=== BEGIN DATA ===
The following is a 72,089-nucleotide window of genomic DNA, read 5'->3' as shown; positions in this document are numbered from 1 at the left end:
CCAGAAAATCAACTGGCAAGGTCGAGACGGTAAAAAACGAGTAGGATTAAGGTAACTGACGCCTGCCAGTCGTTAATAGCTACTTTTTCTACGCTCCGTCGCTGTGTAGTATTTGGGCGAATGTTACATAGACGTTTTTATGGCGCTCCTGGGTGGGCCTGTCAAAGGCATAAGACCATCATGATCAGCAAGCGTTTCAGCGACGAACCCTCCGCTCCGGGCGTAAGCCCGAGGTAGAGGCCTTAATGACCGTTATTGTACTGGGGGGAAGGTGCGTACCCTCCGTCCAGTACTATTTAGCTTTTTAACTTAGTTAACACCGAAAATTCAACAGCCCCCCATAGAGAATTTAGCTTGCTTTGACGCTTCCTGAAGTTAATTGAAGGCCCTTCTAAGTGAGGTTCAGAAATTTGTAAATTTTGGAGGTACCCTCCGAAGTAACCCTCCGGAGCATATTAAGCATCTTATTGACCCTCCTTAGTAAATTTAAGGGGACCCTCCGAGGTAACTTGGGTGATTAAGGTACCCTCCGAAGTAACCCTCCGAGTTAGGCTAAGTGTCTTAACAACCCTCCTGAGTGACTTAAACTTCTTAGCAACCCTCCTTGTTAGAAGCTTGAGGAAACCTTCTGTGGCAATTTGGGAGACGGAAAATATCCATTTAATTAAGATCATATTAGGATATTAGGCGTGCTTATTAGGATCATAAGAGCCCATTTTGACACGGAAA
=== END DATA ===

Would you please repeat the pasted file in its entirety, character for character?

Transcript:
The following is a 72,089-nucleotide window of genomic DNA, read 5'->3' as shown; positions in this document are numbered from 1 at the left end:
CCAGAAAATCAACTGGCAAGGTCGAGACGGTAAAAAACGAGTAGGATTAAGGTAACTGACGCCTGCCAGTCGTTAATAGCTACTTTTTCTACGCTCCGTCGCTGTGTAGTATTTGGGCGAATGTTACATAGACGTTTTTATGGCGCTCCTGGGTGGGCCTGTCAAAGGCATAAGACCATCATGATCAGCAAGCGTTTCAGCGACGAACCCTCCGCTCCGGGCGTAAGCCCGAGGTAGAGGCCTTAATGACCGTTATTGTACTGGGGGGAAGGTGCGTACCCTCCGTCCAGTACTATTTAGCTTTTTAACTTAGTTAACACCGAAAATTCAACAGCCCCCCATAGAGAATTTAGCTTGCTTTGACGCTTCCTGAAGTTAATTGAAGGCCCTTCTAAGTGAGGTTCAGAAATTTGTAAATTTTGGAGGTACCCTCCGAAGTAACCCTCCGGAGCATATTAAGCATCTTATTGACCCTCCTTAGTAAATTTAAGGGGACCCTCCGAGGTAACTTGGGTGATTAAGGTACCCTCCGAAGTAACCCTCCGAGTTAGGCTAAGTGTCTTAACAACCCTCCTGAGTGACTTAAACTTCTTAGCAACCCTCCTTGTTAGAAGCTTGAGGAAACCTTCTGTGGCAATTTGGGAGACGGAAAATATCCATTTAATTAAGATCATATTAGGATATTAGGCGTGCTTATTAGGATCATAAGAGCCCATTTTGACACGGAAA